As a Buddhist teacher, I have long recognized the significance of collective karma (共業). In original Buddhism, karma is seen as personal and individual-based. But there is a notion of collective karma in Chinese Buddhism. Master Sheng Yen, for example, once talked about this. Collective karma is a well-accepted concept in Chinese Mahayana Buddhism.
Yesterday, a reader responded to my article on how the Coronavirus can be seen as the karmic result of humans’ destruction of nature and the environment. She said she never took part in the destruction of nature or the pollution of the environment, so why is she suffering the consequences together with everybody?
This is a great question. The notion of collective karma is consistent with the notion of collective punishment in many theist religions. In the Old Testament, for example, we often see how an entire people was punished as a group. Some may complain that it is not fair.
The rise of individualism is a relatively new development in the long history of humankind. In ancient cultures, there is no clear concept of the individual. To the best of my knowledge, the Buddha never talked about collective karma. But he did not need to. We should note that Buddha taught a doctrine of no self (anatta). In this teaching, the self is an illusion. We have no independent existence from the rest of the world. Where do we get our ideas, our tastes, our preferences and our values from, if not from our cultural environment? As an author, I wonder how many of my ideas are truly original. If the self is a myth, then the notion of originality has to be also a myth.
Is collective karma “fair”? It seems that “fairness” becomes an issue only if we assume that there is a personal God who supervises and intervenes in the universe. If it can be said that I believe in “God,” then mine is “Nature’s God.” And my understanding of “Nature’s God” is a blind watchmaker, borrowing a phrase from Richard Dawkins.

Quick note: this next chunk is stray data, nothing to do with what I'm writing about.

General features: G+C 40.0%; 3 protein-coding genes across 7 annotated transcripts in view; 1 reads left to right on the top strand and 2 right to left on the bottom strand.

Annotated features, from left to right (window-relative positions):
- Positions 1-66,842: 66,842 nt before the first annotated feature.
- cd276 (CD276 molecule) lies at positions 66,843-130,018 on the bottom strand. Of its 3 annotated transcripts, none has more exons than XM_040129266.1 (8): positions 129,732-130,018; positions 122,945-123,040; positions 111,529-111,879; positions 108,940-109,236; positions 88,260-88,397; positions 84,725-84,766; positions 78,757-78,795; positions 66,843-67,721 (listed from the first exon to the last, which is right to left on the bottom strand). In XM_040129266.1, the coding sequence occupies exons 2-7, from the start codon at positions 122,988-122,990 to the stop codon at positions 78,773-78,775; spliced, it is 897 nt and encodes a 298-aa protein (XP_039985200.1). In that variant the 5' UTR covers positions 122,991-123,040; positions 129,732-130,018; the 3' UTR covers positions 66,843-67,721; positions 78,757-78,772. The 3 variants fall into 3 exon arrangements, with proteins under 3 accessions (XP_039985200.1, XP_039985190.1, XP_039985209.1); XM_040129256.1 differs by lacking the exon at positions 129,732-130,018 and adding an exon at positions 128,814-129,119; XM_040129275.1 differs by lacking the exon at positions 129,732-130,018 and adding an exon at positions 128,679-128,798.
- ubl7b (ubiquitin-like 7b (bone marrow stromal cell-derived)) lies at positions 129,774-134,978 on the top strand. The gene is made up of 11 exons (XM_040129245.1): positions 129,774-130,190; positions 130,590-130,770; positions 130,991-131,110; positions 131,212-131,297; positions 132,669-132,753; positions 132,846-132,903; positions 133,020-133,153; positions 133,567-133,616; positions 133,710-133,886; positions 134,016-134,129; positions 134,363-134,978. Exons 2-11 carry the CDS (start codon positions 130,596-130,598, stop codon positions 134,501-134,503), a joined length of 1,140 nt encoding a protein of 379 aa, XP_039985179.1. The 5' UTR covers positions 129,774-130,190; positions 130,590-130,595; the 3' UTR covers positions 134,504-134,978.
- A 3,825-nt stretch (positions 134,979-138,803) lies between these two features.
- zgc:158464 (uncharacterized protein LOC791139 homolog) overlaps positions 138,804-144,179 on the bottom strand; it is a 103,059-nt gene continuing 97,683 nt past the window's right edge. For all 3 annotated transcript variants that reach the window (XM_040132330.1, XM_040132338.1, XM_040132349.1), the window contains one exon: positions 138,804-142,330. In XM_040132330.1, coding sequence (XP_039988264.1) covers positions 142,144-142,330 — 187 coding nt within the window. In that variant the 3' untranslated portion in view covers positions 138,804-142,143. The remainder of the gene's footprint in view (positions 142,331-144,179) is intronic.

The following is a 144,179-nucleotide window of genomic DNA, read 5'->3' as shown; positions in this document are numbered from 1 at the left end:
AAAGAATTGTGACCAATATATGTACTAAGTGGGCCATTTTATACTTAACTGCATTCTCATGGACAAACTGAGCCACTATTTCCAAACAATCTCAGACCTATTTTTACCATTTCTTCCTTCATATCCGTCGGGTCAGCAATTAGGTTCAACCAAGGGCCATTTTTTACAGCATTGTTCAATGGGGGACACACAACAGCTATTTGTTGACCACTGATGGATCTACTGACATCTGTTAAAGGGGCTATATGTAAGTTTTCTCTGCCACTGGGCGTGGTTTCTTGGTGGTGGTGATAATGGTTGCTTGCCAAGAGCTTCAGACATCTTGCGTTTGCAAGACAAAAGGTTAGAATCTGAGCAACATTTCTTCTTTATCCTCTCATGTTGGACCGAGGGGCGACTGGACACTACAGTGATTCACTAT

There is no “fairness” issue if there is no personal God. The key is to understand our interconnectedness. My neighbor’s action would have an effect on me, and my action will have an effect on my neighbor. It makes sense to look at the entire world as an ecosystem. We may believe that we are each an individual player in this system. But any thing that happens to any of the players in the system will have an effect on me. Most of us probably think of mosquitoes as annoying little critters. But would it be a good idea to annihilate the mosquitoes? Remember, many other animals feed on mosquitoes — the frogs, the birds, the bats, the dragonflies, etc. Eliminating all mosquitoes also means eliminating a food source for all these other animals. What will be the chain effect? What are the ramifications?
I think that the whole idea of collective karma needs to be emphasized today. It is part of system thinking. It is also part of good environmental thinking and ecological thinking. It is a good reminder of Buddha’s teaching of Dependent Origination — things arise or fall, not by themselves, but together with and are dependent on everything else. Using a Hindu metaphor, we live in Indra’s Net. Especially today, we ought to cultivate a sense of togetherness. Man does not live alone. He lives together with the other animals, the plants, the rivers and the mountains. We share a common home. Very good reason to be extra careful in doing things which may harm our neighbors.